3. Tirano – St Moritz

Border: Italy to Switzerland
Location: north east of Milano, south east of Zürich – border on OpenRailwayMap and Google Maps
Active railway: Yes, both sides. Standard gauge line to Tirano from the rest of Italy, to Chur from the rest of Switzerland – and narrow gauge between Tirano and Chur via St Moritz
How to get there: Trenord regional train Milano Centrale – Tirano, or SBB train Zürich – Chur, then Rhätische Bahn Chur – St Moritz
Accessible on Interrail: Yes, although a supplement is necessary for the panorama carriage on the route – but the regular regional train (no supplement) is better as you can open the windows
Flickr album from the last time I took the route – May 2023, #CrossBorderRail Extra Day

Why you should go there: Two parts of the Rhätische Bahn – the Bernina Line (Tirano – St Moritz) and the Albula Line (St Moritz – Thusis) – are listed by UNESCO as world heritage sites. Tirano is in Italy, St Moritz in Switzerland. The Bernina Line climbs to 2253m above sea level, passes lakes and glaciers, and is an extraordinary feat of engineering. You spent the whole trip glued to the window. And as if that were not enough, making the trip is even reasonably priced – take a normal train on the route and there is no supplement on Interrail, and for passengers from Germany you can even get the whole way to Tirano from Germany on a Deutsche Bahn Sparpreis ticket. You need the best part of a day to do the trip justice, but it is something you should see once in your life – although the train is often filled with tourists doing just that!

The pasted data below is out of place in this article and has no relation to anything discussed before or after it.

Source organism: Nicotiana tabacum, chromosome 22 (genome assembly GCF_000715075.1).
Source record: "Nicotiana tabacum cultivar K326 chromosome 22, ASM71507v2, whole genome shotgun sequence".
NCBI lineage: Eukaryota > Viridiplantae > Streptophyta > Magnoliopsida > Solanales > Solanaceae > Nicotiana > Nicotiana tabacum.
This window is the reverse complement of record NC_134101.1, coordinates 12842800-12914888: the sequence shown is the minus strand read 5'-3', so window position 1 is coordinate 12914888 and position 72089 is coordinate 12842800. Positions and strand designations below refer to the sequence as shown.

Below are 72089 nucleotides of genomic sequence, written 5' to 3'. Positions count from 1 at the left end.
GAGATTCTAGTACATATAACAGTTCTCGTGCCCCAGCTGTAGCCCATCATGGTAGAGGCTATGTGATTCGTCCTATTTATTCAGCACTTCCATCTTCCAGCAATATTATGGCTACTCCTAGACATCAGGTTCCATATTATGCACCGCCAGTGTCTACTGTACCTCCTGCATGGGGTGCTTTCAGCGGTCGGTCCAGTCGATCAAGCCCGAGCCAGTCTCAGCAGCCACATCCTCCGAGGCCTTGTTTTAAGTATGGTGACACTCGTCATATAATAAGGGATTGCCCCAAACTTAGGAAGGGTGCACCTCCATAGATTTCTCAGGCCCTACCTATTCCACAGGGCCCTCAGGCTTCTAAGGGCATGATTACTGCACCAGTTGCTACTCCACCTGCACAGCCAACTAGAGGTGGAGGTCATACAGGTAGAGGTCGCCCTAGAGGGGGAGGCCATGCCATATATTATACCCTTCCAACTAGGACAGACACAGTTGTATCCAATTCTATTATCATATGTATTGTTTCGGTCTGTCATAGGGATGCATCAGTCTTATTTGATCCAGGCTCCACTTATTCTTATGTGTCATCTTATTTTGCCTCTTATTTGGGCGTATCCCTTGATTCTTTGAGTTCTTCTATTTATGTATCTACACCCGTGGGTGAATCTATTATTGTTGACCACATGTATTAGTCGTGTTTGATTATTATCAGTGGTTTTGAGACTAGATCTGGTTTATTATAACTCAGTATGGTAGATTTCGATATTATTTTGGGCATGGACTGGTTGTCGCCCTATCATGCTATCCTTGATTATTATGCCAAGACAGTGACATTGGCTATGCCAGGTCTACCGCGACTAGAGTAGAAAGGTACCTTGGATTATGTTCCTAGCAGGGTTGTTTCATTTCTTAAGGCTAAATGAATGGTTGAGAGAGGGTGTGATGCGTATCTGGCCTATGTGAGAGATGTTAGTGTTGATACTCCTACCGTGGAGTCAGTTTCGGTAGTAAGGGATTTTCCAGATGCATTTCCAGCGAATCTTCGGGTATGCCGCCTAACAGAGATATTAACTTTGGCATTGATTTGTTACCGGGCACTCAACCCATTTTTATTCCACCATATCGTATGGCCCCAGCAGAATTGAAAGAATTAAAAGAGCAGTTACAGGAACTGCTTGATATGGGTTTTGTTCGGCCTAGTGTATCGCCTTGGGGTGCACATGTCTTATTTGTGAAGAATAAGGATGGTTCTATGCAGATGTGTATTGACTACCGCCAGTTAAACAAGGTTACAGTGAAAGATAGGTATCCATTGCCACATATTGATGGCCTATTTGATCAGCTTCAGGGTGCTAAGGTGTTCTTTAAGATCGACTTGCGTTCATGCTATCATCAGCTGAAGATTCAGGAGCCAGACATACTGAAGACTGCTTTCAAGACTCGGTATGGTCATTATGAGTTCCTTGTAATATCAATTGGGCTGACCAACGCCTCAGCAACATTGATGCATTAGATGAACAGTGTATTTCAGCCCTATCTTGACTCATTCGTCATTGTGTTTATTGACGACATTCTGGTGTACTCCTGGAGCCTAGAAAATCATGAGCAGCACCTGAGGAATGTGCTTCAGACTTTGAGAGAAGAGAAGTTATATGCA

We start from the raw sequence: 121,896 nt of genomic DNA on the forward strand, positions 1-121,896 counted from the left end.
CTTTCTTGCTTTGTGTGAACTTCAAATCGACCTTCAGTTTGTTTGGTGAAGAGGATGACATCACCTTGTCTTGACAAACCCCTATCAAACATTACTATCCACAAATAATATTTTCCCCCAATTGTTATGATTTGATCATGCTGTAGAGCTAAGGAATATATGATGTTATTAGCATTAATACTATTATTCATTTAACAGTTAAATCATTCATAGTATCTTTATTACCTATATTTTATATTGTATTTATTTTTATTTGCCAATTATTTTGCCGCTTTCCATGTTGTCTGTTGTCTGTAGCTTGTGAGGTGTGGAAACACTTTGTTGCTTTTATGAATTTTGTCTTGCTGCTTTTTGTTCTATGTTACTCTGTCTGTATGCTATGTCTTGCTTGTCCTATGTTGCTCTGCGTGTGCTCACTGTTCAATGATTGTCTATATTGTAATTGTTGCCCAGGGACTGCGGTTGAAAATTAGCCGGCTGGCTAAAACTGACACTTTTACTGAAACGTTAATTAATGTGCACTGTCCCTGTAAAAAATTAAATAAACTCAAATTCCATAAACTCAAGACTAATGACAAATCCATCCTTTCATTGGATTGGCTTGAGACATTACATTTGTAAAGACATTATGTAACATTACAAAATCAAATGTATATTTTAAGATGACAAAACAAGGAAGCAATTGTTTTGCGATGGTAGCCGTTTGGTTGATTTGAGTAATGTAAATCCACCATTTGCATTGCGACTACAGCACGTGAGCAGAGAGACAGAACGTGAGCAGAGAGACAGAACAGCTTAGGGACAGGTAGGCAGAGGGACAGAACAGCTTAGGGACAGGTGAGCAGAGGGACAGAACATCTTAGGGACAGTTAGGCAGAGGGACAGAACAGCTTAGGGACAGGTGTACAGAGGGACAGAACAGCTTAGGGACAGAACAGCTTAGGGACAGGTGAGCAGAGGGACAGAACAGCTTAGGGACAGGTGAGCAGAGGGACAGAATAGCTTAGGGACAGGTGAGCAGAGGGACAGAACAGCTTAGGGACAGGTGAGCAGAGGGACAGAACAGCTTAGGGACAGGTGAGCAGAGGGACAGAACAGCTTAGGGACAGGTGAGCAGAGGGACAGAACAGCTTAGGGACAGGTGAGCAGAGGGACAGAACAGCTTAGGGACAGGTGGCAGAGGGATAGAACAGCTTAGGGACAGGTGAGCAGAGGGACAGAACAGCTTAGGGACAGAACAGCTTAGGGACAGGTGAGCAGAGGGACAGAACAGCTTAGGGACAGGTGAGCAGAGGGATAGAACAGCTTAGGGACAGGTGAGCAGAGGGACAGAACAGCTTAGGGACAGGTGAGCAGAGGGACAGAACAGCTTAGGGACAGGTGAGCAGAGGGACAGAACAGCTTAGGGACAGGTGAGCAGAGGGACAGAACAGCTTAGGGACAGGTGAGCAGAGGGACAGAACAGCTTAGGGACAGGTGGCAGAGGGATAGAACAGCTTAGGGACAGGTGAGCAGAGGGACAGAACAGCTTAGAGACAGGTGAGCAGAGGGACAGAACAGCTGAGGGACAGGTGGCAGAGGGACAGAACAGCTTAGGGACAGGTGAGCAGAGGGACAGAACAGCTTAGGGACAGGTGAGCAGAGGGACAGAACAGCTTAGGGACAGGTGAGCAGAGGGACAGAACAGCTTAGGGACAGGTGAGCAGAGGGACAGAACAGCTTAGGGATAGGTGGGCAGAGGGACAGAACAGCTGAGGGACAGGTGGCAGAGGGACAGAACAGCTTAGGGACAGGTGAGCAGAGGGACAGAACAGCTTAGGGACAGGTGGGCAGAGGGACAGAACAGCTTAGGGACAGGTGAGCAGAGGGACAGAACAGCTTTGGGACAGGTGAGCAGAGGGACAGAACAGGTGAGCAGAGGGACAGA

4. Bar – Belgrade

Border: Montenegro to Serbia, and it also crosses a few kilometres of Bosnia – but does not stop there
Location: it runs the length of Montenegro, and crosses most of southern Serbia – border on OpenRailwayMap and Google Maps
Active railway: Yes, both sides
How to get there: Complicated. A ferry across the Adriatic to Bar, or a bus from Dubrovnik to Bar. Getting to Belgrade by train is complicated currently due to engineering works on much of the Serbian network
Accessible on Interrail: Yes, although a supplement is necessary for a seat reservation or berth in the night train

Why you should go there: The Tito-era line to link Montenegro to the rest of the Yugoslavian rail network is an extraordinary feat of engineering – it rises and rises as you leave the Montenegro capital Podgorica, and crosses dozens of bridges and passes dozens of tunnels as it climbs. The scenery is stunning, and it is best to do all of the southern part of the route in the daytime (a daytime train runs only in the summertime, a night train runs all year – if you have to take that then best start in Belgrade – so you get the scenic parts in the morning light). The train with its hulking Romanian built locomotive, and rather worn carriages, is not the best – but the whole thing is a wonderful experience. And you can get the wind in your hair through the open windows of the dining car on the daytime train.